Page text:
Few people know what I discovered that day… Sri Lanka is a great blue whale-watching destination. When they pass the island country, the whales are on their east-west migration from the Arabian Sea, around the Horn of Africa to the oceanic waters of the Indian Ocean and Bay of Bengal. These gigantic mammals feed on krill – small shrimp-like marine creatures. The migration is triggered by krill in the top 60 m. during certain months. The south-west monsoon causes surface currents to move off the African coastline and currents from below then replenish this displaced volume of water to create an entirely new food chain that results in the seasonal mushrooming of the krill on which blue whales feast.
Scientists studying the migratory patterns of blue whales have discovered that their migration follows ever-changing seasonal currents. It is assumed that the whales are found commonly along the slopes where shallow, inshore waters of the continental shelf drop away steeply to the oceanic depths. Local upwellings typically occur in these belts, resulting in plankton concentrations in Sri Lankan waters that attract whales to the shores of Mirissa and the Kalpitiya Peninsula where the best sightings are to be had.
Resident blue whales Local reports in Mirissa suggest that December to April, when the sea is calmer, is the best time for people to avail of the services of fishermen and tour operators that readily transport you to deep waters for whale watching trips. Nevertheless, my visit in August in a highly turbulent sea was incredibly successful and made me wonder whether the whales were resident, migratory, or both?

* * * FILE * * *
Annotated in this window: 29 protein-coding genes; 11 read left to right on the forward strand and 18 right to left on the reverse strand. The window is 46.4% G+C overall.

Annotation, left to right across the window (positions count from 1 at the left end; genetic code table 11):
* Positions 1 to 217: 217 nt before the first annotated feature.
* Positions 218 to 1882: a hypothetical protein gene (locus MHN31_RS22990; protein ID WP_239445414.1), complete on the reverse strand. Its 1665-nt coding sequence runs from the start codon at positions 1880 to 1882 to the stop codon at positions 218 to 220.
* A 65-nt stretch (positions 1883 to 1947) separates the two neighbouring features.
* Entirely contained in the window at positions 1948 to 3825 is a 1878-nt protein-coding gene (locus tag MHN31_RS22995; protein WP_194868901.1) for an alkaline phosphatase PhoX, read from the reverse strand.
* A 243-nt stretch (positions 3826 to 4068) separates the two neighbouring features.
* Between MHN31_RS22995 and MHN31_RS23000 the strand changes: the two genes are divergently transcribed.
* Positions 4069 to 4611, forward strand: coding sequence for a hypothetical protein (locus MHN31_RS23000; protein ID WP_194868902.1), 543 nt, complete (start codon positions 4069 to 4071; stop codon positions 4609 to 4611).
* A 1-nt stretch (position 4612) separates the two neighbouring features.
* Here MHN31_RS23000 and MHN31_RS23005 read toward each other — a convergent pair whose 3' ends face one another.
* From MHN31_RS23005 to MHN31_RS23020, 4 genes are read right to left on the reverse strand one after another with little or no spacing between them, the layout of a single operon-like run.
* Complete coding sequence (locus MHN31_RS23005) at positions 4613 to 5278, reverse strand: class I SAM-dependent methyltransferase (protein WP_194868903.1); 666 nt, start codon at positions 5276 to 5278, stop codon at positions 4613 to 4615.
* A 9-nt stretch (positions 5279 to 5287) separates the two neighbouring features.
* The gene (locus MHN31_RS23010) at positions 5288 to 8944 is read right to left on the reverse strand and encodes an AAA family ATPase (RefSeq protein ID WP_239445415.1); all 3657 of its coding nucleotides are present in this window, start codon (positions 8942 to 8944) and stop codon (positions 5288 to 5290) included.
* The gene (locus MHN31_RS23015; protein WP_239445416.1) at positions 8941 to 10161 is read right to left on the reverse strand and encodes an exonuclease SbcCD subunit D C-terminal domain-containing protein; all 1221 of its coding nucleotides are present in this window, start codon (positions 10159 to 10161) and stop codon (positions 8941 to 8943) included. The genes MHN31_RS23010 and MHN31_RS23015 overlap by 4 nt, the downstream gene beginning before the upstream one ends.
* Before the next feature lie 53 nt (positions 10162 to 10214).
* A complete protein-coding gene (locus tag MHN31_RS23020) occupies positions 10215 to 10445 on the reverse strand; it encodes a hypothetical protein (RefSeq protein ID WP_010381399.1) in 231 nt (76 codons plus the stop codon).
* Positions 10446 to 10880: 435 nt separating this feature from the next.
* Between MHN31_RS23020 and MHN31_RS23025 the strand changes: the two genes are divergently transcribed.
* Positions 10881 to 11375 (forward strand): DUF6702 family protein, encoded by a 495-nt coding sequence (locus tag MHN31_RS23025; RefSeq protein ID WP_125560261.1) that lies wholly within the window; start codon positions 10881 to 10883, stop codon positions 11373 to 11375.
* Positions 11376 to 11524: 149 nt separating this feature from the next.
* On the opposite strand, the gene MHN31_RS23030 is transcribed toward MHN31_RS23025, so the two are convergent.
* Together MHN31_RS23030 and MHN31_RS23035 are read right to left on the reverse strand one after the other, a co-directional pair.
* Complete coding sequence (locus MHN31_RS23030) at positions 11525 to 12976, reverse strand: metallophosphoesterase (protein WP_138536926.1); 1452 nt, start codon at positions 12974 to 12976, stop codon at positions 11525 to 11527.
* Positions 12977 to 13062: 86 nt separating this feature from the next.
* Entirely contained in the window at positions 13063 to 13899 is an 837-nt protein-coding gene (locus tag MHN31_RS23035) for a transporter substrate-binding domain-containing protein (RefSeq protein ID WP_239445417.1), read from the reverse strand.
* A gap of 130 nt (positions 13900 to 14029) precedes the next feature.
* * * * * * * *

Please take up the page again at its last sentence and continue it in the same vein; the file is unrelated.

Research papers and articles by Sri Lankan wildlife expert Gehan de Silva Wijeyeratne and marine biologist Dr. Charles Anderson suggest that blue whales may be present in Sri Lankan waters throughout the year. Wijeyeratne explains that the reason for plentiful sightings of whales in Sri Lanka is that a small resident group is supplemented by a large influx of migratory blue whales. Experts have compared local sighting reports with photographic records to conclude that the blue whale population soars during the months of December to April but some can be seen throughout the year.
This is great news for wildlife lovers across the subcontinent. But I do worry that a sudden influx of tourism and unregulated whale-watching trips could adversely impact these gentle marine mammals. Whale-watching in Sri Lanka is still at a nascent stage and experienced international conservation bodies should intervene to the advantage of both whales and their admirers in Sri Lanka.
Shivang Mehta is a wildlife photographer who organises wildlife photography workshops for Nature Wanderers. Visit www.shivangmehta.com for his online portfolio.